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Full Speed Ahead: Trump, Clinton Blitz Trail; Officials: Zika Cases Likely Spread to Mosquitoes in Florida; Debt Or Deficit: Which Is Improving?; Donald Trump's First Event Since Clinton Speech. Aired 4:30-5p ET

Aired July 29, 2016 - 16:30   ET


JAKE TAPPER, CNN ANCHOR: We're looking at live pictures from UCCS in Colorado Springs, Colorado. We are waiting for Mr. Donald J. Trump, the Republican presidential nominee, to show up at the rally.

[16:30:06] And we will bring that to you live when it happens.

In the meantime, let's continue to chat with the panel about the Democratic Convention.

Mary Katharine, there was an interesting response to the convention from many Republicans, who found themselves liking the convention, not necessarily the policies, but the displays of patriotism, the discussions of how the Democrats view America.

Rich Galen, long time Republican strategist, he was press secretary of Dan Quayle and to Newt Gingrich, tweeted, "How can it be that I'm standing at my kitchen counter sobbing because of the messages being driven at the DNC? Where has the GOP gone?"

Did you have that feeling? What was your feeling?

MARY KATHARINE HAM, CNN POLITICAL COMMENTATOR: I did not have as many feels as others did.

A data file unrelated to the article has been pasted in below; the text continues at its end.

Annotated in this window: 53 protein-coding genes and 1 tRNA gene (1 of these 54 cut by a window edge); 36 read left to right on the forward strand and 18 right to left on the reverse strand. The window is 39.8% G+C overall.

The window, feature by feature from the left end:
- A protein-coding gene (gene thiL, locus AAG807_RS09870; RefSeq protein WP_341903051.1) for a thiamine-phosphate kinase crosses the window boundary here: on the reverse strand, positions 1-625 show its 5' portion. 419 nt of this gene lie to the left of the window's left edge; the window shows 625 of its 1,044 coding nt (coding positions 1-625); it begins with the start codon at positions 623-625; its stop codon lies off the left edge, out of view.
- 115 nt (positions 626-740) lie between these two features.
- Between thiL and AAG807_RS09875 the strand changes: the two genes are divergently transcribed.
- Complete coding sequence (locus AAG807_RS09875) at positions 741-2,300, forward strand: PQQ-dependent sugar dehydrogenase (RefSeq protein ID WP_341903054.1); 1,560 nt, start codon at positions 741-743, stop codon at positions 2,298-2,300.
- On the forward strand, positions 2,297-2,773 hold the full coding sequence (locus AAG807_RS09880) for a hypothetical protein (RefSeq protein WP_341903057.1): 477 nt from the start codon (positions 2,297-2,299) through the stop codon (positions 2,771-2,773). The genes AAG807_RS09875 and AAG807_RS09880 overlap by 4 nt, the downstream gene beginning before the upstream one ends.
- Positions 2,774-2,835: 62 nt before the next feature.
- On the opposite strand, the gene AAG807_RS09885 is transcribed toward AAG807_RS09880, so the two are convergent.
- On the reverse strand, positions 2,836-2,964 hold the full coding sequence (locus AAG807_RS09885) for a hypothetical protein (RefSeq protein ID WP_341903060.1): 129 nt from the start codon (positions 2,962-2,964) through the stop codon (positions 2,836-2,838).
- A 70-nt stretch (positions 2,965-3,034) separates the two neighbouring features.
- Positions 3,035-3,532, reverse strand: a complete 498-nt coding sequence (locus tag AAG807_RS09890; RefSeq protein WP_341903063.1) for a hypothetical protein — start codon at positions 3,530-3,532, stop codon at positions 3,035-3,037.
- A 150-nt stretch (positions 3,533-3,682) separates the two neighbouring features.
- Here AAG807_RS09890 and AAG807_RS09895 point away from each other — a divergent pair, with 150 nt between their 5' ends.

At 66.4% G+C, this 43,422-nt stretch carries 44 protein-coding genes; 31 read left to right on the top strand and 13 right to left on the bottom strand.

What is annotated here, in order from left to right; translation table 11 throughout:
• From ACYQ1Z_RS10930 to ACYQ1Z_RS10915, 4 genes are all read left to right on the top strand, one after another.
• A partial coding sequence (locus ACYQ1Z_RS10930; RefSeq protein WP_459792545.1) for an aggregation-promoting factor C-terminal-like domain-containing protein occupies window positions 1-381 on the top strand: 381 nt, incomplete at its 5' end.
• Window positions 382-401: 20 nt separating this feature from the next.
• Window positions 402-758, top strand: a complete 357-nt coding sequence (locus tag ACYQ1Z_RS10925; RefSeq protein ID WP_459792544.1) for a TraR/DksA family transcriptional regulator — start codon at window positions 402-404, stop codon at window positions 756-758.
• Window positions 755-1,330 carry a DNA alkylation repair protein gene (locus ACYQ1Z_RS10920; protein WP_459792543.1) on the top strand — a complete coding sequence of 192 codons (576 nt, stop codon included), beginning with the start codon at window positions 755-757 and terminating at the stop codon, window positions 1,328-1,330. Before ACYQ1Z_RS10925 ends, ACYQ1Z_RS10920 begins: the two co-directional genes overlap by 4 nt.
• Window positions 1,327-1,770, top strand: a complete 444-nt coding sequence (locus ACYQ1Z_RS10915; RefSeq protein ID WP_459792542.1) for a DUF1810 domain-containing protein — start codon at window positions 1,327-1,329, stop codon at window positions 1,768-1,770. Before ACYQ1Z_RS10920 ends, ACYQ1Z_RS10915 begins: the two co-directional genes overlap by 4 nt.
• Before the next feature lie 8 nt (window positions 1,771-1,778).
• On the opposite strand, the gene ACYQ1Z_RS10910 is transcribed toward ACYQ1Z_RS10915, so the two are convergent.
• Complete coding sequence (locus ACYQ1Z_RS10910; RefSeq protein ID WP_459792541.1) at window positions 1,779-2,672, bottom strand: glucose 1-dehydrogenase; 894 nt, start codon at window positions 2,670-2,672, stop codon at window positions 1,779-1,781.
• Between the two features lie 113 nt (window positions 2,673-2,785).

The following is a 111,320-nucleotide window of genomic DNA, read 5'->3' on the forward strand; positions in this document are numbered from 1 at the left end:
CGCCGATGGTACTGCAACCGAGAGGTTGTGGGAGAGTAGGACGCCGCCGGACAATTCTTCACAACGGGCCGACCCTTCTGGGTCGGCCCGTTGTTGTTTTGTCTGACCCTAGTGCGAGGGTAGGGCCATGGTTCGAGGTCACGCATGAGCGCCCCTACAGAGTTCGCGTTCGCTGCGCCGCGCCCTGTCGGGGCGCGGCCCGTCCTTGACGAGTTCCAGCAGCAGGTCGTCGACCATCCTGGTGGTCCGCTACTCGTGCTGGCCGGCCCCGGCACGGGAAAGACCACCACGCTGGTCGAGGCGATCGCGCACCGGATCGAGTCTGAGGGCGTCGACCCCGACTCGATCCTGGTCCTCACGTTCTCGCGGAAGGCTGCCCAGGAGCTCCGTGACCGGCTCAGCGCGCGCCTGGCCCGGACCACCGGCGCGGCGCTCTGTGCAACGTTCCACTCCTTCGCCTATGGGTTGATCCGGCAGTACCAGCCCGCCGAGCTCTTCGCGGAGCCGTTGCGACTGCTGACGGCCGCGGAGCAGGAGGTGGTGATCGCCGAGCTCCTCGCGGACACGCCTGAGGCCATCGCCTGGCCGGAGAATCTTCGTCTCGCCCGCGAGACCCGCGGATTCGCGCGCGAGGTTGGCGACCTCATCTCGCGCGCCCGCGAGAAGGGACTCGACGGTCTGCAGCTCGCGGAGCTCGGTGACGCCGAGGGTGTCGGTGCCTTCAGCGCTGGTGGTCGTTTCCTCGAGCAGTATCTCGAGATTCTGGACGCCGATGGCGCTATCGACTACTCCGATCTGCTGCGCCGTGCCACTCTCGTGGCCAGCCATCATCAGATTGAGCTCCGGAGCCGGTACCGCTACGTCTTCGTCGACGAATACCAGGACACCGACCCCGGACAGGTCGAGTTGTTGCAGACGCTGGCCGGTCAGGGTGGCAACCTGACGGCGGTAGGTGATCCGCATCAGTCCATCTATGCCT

TAPPER: There were a lot of feels out there by some of the middle- aged men Republicans.

HAM: Right. The pageantry and patriotism, specifically with a smile on its face that, the RNC left that laying open to a great degree in a way that the GOP never has before because we owned that lane. Democrats were like, yeah, we'll come in and dunk on that. I think it did move some people.

But there's the thing. The people who were having feels, I started getting texts halfway through her speech like, nope, I'm back, I'm back, it's cool, because of the policy part.

TAPPER: Right.

HAM: And that's the tricky line to walk, is there's very far left Bernie folks you're trying to bring and disaffected Republicans and independents. The same things do not attract them, but the tone and pageantry, not bad. TAPPER: See, it's interesting, Stephanie. I was talking to a former Obama official who said to me that he was waiting to see if Hillary in the speech went to the center, reached out to the center because that's how you win. Obama did that. George W. Bush it did it. Bill Clinton did it, et cetera.

And she reached to the center stylistically when it came to what America stands for, but she didn't when it came to policy. That was definitely a progressive agenda.

Was that a mistake in any way, you think?

STEPHANIE CUTTER, DEMOCRATIC STRATEGIS: I think it would be a bigger problem if she's suddenly changing her agenda. That's the agenda that she's been campaigning on. And many of those policies are not super progressive policies. They're mainstream policies for the middle of America.

So I think that she gave a speech based on what she's campaigned on. The larger message, which is not Democrat or Republican, that we're stronger together, is a big appeal to the large middle of America.

TAPPER: One of the most moving moments, I think, in the convention was when Khizr Khan, the father of the -American soldier who was killed in action in Iraq, spoke and really challenged Donald Trump and said, you haven't read the U.S. Constitution, you can borrow my copy, suggested Donald Trump has not sacrificed anything, anyone, how dare he smear Muslims.